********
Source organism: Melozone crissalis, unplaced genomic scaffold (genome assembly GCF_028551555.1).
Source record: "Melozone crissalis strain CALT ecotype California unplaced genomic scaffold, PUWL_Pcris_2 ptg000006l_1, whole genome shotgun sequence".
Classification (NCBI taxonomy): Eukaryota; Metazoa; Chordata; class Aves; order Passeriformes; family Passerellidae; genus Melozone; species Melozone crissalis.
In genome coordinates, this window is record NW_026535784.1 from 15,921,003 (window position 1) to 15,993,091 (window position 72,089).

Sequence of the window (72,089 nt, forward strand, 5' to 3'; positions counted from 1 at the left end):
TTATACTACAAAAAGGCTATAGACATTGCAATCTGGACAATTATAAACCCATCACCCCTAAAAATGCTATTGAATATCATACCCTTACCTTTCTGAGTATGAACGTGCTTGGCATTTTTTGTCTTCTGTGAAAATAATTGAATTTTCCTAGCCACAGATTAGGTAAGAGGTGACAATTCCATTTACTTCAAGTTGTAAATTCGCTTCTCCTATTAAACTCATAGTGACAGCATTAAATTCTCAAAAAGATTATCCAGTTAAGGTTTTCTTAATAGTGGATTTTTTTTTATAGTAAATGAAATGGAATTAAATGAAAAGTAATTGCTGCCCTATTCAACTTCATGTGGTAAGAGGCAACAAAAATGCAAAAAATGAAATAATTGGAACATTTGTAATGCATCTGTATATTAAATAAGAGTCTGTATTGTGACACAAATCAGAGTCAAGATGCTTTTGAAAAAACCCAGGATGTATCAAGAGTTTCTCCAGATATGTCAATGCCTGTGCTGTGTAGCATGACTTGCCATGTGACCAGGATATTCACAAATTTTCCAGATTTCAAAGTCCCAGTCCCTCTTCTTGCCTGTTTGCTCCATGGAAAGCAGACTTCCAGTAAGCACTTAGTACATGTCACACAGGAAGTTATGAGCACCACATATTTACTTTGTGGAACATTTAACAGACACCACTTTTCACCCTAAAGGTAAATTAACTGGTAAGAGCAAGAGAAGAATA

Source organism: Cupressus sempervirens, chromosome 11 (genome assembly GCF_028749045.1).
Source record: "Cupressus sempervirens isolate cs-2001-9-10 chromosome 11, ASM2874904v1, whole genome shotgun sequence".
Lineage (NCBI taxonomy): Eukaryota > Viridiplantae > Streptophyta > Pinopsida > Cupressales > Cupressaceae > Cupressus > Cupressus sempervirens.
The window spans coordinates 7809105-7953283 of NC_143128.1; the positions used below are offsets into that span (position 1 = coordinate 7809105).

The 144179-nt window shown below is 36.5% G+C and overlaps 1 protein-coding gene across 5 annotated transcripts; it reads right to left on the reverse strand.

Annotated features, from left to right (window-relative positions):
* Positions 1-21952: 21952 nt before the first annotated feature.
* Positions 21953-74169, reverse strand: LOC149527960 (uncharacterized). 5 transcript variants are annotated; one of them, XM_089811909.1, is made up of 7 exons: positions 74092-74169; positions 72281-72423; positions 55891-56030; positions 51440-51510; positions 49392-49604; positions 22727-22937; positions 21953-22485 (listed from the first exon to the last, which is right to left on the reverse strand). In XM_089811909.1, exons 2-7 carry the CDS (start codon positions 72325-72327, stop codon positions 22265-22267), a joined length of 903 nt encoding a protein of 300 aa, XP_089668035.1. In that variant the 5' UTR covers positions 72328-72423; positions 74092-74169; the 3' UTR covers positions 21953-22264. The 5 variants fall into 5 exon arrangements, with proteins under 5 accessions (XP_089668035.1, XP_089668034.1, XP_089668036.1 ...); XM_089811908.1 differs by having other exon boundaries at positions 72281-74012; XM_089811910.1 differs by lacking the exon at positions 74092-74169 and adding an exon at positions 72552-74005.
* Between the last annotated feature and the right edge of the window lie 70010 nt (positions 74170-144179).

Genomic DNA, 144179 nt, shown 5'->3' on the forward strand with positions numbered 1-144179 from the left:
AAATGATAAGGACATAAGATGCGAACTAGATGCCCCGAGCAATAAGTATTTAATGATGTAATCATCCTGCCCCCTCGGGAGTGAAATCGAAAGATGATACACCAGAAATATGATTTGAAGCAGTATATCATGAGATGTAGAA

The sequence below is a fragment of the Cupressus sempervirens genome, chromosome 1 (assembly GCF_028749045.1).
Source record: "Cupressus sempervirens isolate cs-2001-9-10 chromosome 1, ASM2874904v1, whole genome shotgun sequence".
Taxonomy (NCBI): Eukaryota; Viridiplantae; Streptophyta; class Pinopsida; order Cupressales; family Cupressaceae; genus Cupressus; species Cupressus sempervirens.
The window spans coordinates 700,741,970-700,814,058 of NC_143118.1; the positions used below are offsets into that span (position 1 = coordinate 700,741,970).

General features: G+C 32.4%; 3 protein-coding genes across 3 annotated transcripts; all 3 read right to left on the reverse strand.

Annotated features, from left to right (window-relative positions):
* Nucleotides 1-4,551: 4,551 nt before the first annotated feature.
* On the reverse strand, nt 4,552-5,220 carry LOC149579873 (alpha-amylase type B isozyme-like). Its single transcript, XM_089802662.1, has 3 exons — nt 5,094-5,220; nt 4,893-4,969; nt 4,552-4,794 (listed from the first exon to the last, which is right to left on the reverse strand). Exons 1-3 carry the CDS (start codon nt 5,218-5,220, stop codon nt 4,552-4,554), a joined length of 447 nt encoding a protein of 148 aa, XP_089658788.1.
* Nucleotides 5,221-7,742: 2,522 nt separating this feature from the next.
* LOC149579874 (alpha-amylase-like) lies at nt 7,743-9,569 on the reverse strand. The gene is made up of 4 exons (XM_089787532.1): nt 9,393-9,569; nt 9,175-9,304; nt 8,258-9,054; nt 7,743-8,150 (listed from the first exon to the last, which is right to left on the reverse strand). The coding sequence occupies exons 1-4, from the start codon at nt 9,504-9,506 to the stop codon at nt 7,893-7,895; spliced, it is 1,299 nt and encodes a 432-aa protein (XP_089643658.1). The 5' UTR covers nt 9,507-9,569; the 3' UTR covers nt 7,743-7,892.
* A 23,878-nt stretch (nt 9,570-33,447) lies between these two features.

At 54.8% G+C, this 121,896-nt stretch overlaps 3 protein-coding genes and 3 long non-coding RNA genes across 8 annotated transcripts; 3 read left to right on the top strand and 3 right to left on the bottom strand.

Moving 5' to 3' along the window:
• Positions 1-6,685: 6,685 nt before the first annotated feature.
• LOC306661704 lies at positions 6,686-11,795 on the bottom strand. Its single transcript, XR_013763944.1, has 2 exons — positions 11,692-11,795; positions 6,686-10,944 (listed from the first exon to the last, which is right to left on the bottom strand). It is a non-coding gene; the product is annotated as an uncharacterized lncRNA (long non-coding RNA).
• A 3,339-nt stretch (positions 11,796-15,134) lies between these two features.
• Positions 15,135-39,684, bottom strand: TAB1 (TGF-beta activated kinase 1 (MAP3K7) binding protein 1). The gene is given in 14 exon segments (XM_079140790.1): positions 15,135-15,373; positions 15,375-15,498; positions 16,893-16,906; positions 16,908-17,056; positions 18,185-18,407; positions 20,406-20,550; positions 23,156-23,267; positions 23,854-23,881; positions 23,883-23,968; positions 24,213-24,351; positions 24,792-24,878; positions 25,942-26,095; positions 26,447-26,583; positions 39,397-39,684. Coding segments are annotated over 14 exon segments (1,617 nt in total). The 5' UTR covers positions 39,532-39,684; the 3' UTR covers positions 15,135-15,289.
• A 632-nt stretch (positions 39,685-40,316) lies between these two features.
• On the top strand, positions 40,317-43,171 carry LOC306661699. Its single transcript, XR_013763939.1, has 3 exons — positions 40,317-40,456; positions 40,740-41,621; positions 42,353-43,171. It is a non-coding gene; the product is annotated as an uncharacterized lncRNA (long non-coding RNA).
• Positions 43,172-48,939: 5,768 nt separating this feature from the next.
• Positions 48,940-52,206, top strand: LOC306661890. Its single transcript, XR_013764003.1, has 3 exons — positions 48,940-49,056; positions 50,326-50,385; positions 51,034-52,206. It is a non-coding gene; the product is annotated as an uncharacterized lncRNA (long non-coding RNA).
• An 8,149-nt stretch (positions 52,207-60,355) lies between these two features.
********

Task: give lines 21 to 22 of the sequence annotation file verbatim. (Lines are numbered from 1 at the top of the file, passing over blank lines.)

The window spans coordinates 700,741,970-700,814,058 of NC_143118.1; the positions used below are offsets into that span (position 1 = coordinate 700,741,970).

General features: G+C 32.4%; 3 protein-coding genes across 3 annotated transcripts; all 3 read right to left on the reverse strand.